A spike in executions carried out in Saudi Arabia over the last few months has reportedly seen at least 90 people put to death since the start of the year — surpassing the Gulf state’s total of 88 for all of 2014.
Human Rights Watch commented on the surge Monday, noting that 41 of those killed this year had been sentenced for non-violent drug offenses. “Any execution is appalling, but executions for crimes such as drug smuggling that result in no loss of life are particularly egregious,” said Sarah Leah Whitson, HRW’s Middle East and North Africa director.
Other rights groups, including Amnesty International, have likewise condemned Saudi Arabia’s use of executions as punishments for crimes such as adultery, sorcery, apostasy, as well as drug smuggling.
"This alarming surge in executions surpasses even the country’s own previous dreadful records," Said Boumedouha, deputy Middle East and North Africa program director at Amnesty International, said.
The most common methods of carrying out death sentences in the kingdom are beheading and the firing squad. The Washington Post noted in late May that demand is such that Saudi officials are seeking to hire more executioners, seeking applicants via public job listings.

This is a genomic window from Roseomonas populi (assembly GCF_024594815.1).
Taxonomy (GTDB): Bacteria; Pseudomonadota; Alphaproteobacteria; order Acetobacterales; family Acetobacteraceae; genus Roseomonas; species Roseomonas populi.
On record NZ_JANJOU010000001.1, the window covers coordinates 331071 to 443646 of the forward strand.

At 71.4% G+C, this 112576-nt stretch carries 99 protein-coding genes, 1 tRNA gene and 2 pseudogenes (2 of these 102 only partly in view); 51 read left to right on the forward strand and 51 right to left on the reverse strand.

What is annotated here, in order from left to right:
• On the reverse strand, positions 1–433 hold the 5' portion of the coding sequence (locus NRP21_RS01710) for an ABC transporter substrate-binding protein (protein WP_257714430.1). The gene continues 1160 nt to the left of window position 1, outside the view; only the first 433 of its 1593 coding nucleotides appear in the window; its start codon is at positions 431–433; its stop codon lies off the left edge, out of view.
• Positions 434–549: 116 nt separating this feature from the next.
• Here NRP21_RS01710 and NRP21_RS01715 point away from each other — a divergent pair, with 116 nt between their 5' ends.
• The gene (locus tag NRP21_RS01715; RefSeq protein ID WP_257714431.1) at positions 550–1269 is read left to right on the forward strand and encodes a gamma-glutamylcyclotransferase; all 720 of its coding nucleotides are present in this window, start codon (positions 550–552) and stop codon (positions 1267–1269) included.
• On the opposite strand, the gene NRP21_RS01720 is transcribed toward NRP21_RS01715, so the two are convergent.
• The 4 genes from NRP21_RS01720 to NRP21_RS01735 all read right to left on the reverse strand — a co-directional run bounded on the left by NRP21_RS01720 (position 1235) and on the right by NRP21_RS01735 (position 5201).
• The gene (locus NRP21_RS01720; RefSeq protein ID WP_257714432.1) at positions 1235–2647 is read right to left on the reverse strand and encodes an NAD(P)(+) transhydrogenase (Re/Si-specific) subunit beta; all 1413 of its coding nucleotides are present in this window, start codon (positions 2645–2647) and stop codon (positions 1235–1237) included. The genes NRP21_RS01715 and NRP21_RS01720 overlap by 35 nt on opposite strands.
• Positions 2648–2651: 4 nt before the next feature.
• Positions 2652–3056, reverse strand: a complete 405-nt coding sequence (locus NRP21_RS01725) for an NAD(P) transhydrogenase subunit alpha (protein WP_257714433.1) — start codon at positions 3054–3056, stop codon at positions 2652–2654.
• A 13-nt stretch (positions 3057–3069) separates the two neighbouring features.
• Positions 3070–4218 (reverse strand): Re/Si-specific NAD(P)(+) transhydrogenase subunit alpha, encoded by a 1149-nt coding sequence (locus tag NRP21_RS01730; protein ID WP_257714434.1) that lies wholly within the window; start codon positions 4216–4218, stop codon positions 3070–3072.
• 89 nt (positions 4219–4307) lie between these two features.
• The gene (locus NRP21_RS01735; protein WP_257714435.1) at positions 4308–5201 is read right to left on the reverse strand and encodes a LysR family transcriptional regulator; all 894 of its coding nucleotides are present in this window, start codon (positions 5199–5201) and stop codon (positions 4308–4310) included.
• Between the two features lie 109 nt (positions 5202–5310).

With nearly half of this year’s execution resulting from non-violent drug-related offenses, rights groups claim the kingdom is in violation of international law.
Under Article 6 of the United Nations’ International Covenant on Civil and Political Rights, capital punishment should be limited to only "the most serious crimes," defined as "cases where it can be shown that there was an intention to kill, which resulted in the loss of life."
It’s unclear what has lead to the spike in executions in the country.
"We don’t know for sure," said Adam Coogle, a Jordan-based researcher for HRW.
"Some have suggested that justice reform and the hiring of more judges have given the justice system the capacity to handle more cases, while others point to the government’s desire to look tough on crime and deliver justice amid regional instability," he said. "The Saudi government hasn’t given a reason (for the increase in executions)."
Rick Lines, director of U.K.-based Harm Reduction International, told Al Jazeera that it was hard to establish if there was a link between crime rates — specifically drug smuggling — and the increase in executions.
"My instinct would tell me that rates of executions have precious little to do with whether drug smuggling is on the rise," said Lines. He added that “accurate public data available on drug arrests” were hard to come by and were “impossible to fact check."